Business 101 for freelancers

CNET@Work: OK, demand for your product or service is strong. What's next? Freelancers seeking to establish a sustainable business should heed these basics.

Mary Shacklett Contributing Writer
Mary E. Shacklett is president of Transworld Data, a technology research and market development firm. Prior to founding the company, Mary was Senior Vice President of Marketing and Technology at TCCU, Inc., a financial services firm; Vice President of Product Research and Software Development for Summit Information Systems, a computer software company; and Vice President of Strategic Planning and Technology at FSI International, a multinational manufacturing company in the semiconductor industry. Mary is a keynote speaker and has more than 1,000 articles, research studies, and technology publications in print.
Mary Shacklett
4 min read

With technology increasingly intertwined with all aspects of business, CNET@Work can help you -- from prosumers to small businesses with fewer than five employees -- get started.

"The gig economy is now estimated to be about 34 percent of the workforce and expected to be 43 percent by the year 2020," Intuit CEO Brad Smith told CNN in May.

Smith was talking about freelancers who sell their services by the hour, by the day, or by the job; and who might work from home, in an office, or at customer work sites.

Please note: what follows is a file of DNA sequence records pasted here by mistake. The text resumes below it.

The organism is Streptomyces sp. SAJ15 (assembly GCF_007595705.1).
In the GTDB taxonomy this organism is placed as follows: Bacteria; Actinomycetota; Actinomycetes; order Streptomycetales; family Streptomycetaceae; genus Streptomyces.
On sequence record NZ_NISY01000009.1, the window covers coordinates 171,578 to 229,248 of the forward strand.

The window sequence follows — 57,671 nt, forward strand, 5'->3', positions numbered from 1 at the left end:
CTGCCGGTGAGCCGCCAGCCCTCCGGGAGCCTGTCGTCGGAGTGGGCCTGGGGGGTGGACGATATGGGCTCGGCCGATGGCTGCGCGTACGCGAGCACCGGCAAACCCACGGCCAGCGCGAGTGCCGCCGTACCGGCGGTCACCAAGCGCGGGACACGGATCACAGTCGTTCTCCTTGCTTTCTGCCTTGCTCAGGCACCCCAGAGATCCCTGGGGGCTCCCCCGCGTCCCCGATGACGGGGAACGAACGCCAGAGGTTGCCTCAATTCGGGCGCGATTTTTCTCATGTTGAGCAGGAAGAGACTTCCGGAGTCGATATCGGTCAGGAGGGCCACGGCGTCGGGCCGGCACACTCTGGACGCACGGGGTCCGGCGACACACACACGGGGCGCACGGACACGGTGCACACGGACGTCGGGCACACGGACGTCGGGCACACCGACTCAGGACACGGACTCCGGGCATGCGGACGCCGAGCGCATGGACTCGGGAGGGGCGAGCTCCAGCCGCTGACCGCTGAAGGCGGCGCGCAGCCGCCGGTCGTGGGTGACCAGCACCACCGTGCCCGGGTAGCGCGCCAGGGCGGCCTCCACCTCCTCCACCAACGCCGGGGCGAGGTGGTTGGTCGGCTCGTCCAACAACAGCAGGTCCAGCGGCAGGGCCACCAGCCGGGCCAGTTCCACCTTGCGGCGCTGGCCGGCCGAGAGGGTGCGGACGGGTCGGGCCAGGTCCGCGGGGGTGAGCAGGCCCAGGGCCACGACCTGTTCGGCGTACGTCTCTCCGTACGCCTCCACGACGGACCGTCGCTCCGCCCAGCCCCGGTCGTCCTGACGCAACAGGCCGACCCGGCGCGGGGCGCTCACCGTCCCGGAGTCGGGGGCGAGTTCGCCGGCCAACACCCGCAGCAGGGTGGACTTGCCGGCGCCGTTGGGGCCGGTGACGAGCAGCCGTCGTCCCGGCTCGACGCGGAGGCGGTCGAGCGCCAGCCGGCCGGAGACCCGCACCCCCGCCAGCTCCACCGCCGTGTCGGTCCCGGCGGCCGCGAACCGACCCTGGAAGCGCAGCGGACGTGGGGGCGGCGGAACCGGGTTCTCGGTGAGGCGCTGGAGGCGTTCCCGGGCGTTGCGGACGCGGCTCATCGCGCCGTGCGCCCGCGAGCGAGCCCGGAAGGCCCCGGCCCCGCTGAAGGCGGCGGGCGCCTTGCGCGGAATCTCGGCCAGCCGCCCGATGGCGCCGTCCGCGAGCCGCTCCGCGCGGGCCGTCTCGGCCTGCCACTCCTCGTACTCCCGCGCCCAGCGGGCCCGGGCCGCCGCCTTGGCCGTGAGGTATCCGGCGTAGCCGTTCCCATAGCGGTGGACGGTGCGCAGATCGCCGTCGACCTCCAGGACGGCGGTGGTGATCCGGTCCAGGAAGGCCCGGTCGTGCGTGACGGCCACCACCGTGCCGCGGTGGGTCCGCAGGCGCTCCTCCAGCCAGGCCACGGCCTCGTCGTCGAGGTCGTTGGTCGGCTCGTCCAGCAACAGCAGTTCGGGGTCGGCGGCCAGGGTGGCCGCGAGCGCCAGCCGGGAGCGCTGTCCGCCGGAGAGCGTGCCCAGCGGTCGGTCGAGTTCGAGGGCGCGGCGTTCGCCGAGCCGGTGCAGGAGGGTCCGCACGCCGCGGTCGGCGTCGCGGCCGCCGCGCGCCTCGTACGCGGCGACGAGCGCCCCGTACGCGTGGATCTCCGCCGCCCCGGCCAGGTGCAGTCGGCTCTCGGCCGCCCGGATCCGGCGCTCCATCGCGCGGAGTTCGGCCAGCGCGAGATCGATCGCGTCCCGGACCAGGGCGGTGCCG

Freelancers come in all shapes and sizes.

They can be stay-at-home moms and dads who have a skill desired in the market, and who work from a home office; a retired engineer who decides he wants to work on software design projects part time; or a law school grad who passes the bar and is interested in starting her own practice.

Emerging from this pool of freelancers will be individuals who find themselves running a successful practice that begins to evolve into a brand and a growing company.

"Soon after I graduated from law school, I realized that it was not enough to practice law," says Dan Jaffe, CEO of Lawlytics, a marketing and website platform for attorneys. "I had to gain a fundamental understanding of how to run a business."

Getting the business basics down

For freelancers who establish a market niche, see their practices take off, and want to develop them into a sustainable business, there are several essential steps to take.

Step 1: Register your business

"Once you've identified your competitive advantage as a freelancer and have formulated a name for your business, you should register the business, so that you can properly report your income for tax purposes," says Mahesh Sharma, North America communications manager for online freelance job portal freelancer.com.

Most freelancers will want to establish a single proprietorship business. The process is straightforward: Register with the government of the state you reside in, pay a modest registration fee and register the name of your business. The state searches its business database to ensure that the business name you want is not already registered by someone else.

In some cases, forming a limited liability corporation (LLC) might be the way to go. Consider this option if your business involves potential significant liabilities or if you're planning to bid on government contracts that demand liability insurance and protection. In these cases, there are services that can help guide you through the business registration process.